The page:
Here in the UK we don’t appreciate how big a deal Halloween is in other parts of the world, particularly in the US, where some folks are lobbying for it to become a national holiday!

We know that brands love seasonal events like Christmas and Valentine’s Day, as it gives them a hook on which hang a marketing campaign. Halloween too, presumably. It invites marketers to put their Scream masks on and get creative…

So it surprised me to find that there is little going on out there. Are brands missing a trick here? Or is Halloween not such a big deal after all?

Anyway, here are four examples of Halloween-themed campaigns that use social media platforms to engage people in the most ghoulish ways possible. There may be the odd takeaway here to keep in mind when running your next seasonal campaign, Halloween or otherwise.

Sears

The retailer is really going for it this Halloween, with a joined up approach combining an online marketing campaign and offline store makeovers around the Zombie Shopper theme. 

The firm has a great engagement strategy already, having already adopted ‘social shopping’ and embraced the key social media platforms. But now the undead can shop for bargains! There’s a dedicated Twitter feed to help new(zom)bies to shop.

Check out the Zombie version of its homepage. You may need to ‘Switch to English’ in the event that you’re not fluent in ‘Zombian’. Or to put it another way: “Baghah, rannah ah bangaz. Brnhr.”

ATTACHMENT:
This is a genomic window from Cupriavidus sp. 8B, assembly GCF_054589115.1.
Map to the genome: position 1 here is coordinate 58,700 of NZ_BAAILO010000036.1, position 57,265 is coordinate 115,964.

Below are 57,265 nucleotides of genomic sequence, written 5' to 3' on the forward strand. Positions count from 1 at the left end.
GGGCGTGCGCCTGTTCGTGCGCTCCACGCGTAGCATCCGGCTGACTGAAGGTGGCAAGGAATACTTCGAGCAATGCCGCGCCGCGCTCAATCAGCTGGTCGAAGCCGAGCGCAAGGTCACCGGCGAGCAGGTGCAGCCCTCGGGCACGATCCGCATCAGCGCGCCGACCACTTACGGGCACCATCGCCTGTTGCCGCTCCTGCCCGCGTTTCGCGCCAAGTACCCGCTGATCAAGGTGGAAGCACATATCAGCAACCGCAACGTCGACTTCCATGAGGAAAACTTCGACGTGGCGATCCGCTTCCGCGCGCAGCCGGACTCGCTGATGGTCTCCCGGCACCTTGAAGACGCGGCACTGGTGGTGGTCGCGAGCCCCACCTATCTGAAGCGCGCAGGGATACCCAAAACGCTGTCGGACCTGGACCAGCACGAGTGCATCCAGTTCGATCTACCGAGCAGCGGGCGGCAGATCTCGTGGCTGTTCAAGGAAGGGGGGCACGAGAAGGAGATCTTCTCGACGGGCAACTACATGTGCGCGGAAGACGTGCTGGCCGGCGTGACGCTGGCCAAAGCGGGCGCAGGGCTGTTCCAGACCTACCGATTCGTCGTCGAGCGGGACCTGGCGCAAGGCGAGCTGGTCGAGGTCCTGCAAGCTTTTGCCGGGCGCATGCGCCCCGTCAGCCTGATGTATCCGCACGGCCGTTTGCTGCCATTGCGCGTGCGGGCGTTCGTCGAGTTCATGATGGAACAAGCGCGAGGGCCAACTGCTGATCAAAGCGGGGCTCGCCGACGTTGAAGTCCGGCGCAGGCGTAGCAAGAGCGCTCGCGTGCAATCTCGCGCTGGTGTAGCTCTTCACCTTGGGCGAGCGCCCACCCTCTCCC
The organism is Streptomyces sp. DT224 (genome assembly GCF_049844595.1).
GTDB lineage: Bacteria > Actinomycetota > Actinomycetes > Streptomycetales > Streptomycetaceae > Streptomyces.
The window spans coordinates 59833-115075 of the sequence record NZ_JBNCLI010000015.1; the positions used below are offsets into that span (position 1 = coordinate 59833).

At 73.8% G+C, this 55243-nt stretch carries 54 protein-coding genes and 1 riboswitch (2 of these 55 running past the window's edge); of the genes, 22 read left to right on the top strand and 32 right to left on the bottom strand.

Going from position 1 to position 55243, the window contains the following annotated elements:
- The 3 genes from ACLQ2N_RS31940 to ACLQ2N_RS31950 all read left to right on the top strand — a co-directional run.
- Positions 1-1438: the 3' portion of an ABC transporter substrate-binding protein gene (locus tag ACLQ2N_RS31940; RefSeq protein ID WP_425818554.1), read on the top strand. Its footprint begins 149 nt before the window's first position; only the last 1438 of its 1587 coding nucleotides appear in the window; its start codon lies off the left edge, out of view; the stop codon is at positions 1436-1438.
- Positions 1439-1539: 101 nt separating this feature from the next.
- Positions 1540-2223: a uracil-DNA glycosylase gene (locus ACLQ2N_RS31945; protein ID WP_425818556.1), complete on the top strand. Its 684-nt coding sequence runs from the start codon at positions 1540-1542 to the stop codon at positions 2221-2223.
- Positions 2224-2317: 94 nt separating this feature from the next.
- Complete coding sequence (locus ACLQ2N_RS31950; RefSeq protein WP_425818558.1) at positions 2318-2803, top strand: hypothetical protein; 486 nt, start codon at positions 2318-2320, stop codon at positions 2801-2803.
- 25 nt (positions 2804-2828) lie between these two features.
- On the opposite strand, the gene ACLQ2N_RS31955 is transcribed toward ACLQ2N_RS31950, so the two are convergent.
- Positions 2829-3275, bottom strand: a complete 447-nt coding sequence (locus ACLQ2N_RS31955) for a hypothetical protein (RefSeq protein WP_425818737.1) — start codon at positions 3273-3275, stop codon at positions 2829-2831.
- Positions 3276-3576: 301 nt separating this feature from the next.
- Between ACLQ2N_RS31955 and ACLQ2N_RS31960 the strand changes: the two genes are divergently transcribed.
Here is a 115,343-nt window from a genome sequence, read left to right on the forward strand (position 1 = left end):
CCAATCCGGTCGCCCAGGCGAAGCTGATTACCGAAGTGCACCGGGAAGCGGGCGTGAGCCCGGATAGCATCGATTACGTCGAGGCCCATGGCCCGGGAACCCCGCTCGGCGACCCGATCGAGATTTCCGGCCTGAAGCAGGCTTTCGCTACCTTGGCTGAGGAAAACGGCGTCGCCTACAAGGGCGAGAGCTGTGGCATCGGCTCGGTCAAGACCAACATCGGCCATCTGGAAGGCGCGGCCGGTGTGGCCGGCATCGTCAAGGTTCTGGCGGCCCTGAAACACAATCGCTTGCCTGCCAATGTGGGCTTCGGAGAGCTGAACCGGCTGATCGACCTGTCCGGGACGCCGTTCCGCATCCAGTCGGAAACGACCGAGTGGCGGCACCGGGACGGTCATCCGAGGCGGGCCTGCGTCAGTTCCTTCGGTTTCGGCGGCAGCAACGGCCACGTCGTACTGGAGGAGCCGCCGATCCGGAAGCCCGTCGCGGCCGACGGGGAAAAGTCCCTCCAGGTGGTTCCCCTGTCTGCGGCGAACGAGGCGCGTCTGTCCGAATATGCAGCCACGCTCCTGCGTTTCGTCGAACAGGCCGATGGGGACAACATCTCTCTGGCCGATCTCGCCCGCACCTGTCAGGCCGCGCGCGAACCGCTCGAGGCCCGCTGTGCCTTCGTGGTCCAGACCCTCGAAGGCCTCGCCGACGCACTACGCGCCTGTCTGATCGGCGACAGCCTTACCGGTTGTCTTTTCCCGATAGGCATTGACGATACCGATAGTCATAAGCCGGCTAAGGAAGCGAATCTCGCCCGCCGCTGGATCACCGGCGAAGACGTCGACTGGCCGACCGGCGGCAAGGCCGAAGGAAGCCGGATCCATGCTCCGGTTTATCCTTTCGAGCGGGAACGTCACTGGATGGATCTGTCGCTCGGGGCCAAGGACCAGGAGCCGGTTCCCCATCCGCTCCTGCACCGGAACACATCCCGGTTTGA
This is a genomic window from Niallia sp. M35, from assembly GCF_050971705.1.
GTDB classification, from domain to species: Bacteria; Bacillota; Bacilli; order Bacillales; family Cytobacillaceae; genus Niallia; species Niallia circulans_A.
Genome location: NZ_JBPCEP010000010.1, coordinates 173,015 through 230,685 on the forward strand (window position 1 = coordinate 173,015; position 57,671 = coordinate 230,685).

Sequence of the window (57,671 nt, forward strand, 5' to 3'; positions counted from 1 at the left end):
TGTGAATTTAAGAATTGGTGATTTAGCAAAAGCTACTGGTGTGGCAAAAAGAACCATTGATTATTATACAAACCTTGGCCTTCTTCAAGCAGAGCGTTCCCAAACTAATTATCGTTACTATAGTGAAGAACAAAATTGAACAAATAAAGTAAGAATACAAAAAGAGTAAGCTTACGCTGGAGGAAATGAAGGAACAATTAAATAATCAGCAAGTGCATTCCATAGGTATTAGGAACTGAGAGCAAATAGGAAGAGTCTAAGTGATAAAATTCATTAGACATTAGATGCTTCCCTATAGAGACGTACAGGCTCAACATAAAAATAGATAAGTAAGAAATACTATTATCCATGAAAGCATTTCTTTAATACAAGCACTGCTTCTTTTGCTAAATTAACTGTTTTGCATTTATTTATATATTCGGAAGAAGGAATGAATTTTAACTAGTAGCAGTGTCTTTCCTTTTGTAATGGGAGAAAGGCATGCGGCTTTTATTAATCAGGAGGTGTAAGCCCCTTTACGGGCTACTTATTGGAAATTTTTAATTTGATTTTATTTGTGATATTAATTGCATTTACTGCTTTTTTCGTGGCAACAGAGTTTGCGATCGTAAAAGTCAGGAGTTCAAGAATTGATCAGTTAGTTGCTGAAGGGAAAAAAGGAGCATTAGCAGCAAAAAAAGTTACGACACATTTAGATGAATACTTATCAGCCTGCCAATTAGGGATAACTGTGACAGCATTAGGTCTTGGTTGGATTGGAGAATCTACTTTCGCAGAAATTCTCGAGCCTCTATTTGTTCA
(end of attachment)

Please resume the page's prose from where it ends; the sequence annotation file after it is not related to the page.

Sears has also created a bunch of videos to support the campaign. This one has racked up 68,000 views on YouTube:

Wildlife Reserves Singapore

The owner of Singapore Zoo and Night Safari has created a viral video that is best viewed in full screen, in a dark room, with the sound turned up, and with your face two inches away from the screen. The detail in those bats is incredible. But did you spot the hidden message? 

There’s more than just a video though. The firm has temporarily replaced its website with HalloweenHorrors.com for the duration of the campaign, which is supported by a presence on Twitter and Facebook.

Nightmare on 13th Street

This “well-known haunted house” commissioned decapitate.me, which allows people to, erm, collect severed heads. It’s simply a case of taking or choosing a picture, cleaving one’s skull, and then sharing the picture via Facebook and Twitter integration. Lovely!

Death By Orgasm

Our friends at Lovehoney invite you to kill yourself with pleasure. Depending on where you work, this may not be safe for work!

I’m sure there must be some others out there. What did I miss?